Each and every day, the swimmer is asked to give one thing, and that's effort. In the pool, effort is currency. And the question is always the same – how much can you spend without going broke?
For the Texas Men's Swimming program under longtime coach Eddie Reese, the Longhorns spend a lot and make a lot. After all, the Longhorns have won 11 NCAA titles since Reese's tenure began in 1978.
"Every year, we try to work out harder than we did the year before," Reese explains. "That's the only sure way you've got to improve."
Texas begins NCAA Championships competition this week in Atlanta as the nation's top-ranked team and returns 13 of the 19 Longhorns who competed in 2015 and delivered the program's 11th team title. With 19 Longhorns (16 swimmers and three divers) on the championship roster, Texas has qualified the maximum allotment of competitors for the third-straight season.
No one can quite explain the recipe to Reese's hard-working madness. Everyone just knows it works.
Reese's Longhorns have finished among the top-three at the NCAA Championships in 29 of his previous 37 seasons on the Forty Acres, and Texas has finished no worse than second at seven of the last eight NCAA Championships.
"They trust me," Reese says of his swimmers, "and I trust them."
Consider freshman Townley Haas who qualified for his first NCAA Championships in three freestyle events – the 500, 200 and mile. Haas is actually a rare form of endurance and speed. Reese explains that he has Olympic Trials cut times in every freestyle event, from the 50 to the mile, but when Haas arrived on campus, Reese started pushing him toward the distance training group.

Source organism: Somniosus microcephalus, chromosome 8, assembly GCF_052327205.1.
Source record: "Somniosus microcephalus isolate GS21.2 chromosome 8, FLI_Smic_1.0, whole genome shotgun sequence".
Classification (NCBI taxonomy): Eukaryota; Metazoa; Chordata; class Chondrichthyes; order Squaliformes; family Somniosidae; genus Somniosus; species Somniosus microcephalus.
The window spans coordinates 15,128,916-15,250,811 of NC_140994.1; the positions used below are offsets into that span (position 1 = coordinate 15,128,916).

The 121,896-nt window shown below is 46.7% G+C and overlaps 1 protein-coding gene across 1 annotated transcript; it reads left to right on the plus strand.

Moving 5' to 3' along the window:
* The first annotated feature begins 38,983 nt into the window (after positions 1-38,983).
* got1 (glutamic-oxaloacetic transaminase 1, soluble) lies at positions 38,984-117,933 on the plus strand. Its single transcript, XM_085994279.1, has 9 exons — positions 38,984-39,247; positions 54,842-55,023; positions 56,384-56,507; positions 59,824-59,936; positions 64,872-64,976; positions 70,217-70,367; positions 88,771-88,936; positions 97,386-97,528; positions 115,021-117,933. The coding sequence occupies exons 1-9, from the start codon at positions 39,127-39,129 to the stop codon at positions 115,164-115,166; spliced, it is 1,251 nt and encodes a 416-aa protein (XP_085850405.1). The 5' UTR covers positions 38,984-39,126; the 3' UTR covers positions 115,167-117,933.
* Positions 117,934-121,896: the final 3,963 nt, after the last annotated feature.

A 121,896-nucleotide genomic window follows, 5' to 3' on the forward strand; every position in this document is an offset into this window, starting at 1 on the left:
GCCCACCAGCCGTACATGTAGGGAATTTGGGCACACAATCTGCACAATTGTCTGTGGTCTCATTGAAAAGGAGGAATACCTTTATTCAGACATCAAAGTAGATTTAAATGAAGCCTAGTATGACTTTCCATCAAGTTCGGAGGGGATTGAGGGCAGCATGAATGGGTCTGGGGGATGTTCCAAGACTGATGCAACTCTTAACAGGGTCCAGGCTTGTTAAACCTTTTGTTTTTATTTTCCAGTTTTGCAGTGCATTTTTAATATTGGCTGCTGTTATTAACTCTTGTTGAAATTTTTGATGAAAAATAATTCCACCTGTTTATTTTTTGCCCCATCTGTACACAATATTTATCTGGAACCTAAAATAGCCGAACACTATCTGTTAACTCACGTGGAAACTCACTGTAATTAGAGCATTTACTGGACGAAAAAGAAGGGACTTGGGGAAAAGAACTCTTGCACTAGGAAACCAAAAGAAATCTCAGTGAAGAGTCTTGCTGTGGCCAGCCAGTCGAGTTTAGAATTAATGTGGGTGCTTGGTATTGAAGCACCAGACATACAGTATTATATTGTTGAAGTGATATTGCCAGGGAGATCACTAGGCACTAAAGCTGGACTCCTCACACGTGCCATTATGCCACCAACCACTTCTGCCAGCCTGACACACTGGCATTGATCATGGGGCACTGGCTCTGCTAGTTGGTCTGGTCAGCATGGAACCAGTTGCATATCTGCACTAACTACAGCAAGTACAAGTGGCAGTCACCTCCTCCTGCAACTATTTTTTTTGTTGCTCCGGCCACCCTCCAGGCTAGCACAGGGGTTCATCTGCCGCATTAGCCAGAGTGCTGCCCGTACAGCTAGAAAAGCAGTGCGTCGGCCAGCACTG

"As much as I don't want to admit it, I'm a distance guy now," Haas says. "I realized that's what I needed to be doing. I could feel my body responding, and you just trust Ed's success in the past, the team success. I just have a lot of faith in him and what he tells me."
That's classic coaching and classic Reese. He saw a talented swimmer and his potential. Reese's vision and belief for Haas was greater than even his own, and with a healthy training environment, Haas was pushed out of his comfort zone into new territory, where future success lies.
In training, and in racing, the swimmer is reaching for the limit. They're pushing their bodies like a driver testing his fuel tank as the gauge edges toward empty. How many more miles can I get out of this tank? Well, for the swimmer, that's what he asks of himself almost every time down the lane. How hard can I push before the energy is gone and I can't even move?
"We push them for awhile. We're real careful," Reese says. "If somebody needs a break, we tell them to do a third of the workout, go easy and go home. We know the science, but we're also good face readers."